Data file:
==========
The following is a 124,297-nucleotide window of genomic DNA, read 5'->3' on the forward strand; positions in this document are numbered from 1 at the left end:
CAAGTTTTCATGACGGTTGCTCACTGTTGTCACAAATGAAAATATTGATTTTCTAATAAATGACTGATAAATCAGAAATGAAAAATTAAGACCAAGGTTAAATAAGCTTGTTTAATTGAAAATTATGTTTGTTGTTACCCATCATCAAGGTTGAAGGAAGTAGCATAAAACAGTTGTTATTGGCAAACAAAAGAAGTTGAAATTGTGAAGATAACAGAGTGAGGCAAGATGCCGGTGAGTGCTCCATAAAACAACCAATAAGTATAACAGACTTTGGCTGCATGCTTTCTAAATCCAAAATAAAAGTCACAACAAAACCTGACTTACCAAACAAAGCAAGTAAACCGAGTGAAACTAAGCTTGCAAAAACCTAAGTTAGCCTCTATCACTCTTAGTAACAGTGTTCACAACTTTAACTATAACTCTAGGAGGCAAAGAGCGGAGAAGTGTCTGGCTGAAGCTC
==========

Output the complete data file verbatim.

The following is a 124,297-nucleotide window of genomic DNA, read 5'->3' on the forward strand; positions in this document are numbered from 1 at the left end:
CAAGTTTTCATGACGGTTGCTCACTGTTGTCACAAATGAAAATATTGATTTTCTAATAAATGACTGATAAATCAGAAATGAAAAATTAAGACCAAGGTTAAATAAGCTTGTTTAATTGAAAATTATGTTTGTTGTTACCCATCATCAAGGTTGAAGGAAGTAGCATAAAACAGTTGTTATTGGCAAACAAAAGAAGTTGAAATTGTGAAGATAACAGAGTGAGGCAAGATGCCGGTGAGTGCTCCATAAAACAACCAATAAGTATAACAGACTTTGGCTGCATGCTTTCTAAATCCAAAATAAAAGTCACAACAAAACCTGACTTACCAAACAAAGCAAGTAAACCGAGTGAAACTAAGCTTGCAAAAACCTAAGTTAGCCTCTATCACTCTTAGTAACAGTGTTCACAACTTTAACTATAACTCTAGGAGGCAAAGAGCGGAGAAGTGTCTGGCTGAAGCTC